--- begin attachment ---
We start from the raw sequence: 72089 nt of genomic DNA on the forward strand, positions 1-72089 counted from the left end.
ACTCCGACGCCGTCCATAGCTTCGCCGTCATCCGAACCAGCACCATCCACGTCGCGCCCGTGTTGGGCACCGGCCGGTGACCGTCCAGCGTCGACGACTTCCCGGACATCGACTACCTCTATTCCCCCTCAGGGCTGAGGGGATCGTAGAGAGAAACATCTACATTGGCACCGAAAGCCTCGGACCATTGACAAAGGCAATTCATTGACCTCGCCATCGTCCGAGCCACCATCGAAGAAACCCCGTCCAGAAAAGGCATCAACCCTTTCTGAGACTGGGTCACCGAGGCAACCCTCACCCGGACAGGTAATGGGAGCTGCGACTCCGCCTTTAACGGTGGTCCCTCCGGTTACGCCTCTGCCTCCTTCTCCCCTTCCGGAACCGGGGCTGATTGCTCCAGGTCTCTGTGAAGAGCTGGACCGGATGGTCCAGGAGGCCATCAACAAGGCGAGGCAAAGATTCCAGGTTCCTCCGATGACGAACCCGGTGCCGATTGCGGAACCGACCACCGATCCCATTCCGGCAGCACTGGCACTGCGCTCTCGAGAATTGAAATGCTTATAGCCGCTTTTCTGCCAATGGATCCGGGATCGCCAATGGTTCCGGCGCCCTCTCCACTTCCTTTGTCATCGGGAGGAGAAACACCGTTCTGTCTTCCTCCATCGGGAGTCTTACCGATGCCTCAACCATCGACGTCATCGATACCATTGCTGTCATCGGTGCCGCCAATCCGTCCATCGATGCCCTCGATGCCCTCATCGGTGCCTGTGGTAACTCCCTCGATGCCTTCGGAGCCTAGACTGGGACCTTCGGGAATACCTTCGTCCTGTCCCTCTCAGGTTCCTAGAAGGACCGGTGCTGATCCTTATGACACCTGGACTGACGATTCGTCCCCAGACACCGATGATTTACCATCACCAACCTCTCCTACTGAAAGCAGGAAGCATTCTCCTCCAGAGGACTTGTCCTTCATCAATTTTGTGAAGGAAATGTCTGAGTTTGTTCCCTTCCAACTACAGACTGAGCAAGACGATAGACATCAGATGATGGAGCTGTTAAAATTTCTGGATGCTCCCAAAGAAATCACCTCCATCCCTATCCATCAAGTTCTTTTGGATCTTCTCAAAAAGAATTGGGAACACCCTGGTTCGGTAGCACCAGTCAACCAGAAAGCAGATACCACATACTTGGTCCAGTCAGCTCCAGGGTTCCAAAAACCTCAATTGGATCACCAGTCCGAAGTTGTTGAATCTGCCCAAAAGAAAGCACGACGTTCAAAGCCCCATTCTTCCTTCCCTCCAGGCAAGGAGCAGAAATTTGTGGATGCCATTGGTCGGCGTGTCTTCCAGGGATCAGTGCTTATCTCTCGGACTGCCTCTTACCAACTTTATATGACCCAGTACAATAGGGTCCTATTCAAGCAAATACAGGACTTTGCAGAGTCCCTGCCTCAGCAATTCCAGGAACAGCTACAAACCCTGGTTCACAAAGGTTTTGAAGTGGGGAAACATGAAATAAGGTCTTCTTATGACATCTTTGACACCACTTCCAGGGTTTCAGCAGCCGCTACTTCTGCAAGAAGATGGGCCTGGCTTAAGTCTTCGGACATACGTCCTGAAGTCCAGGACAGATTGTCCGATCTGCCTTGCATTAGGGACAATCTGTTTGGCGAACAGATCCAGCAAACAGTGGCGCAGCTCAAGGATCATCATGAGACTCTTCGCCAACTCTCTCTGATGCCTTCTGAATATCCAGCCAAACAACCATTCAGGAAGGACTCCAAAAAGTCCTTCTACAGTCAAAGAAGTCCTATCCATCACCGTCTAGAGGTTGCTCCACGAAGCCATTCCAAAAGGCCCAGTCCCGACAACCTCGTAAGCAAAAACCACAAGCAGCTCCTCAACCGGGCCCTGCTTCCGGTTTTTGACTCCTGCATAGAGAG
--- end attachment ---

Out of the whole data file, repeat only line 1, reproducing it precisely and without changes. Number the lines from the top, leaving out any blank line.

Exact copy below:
We start from the raw sequence: 72089 nt of genomic DNA on the forward strand, positions 1-72089 counted from the left end.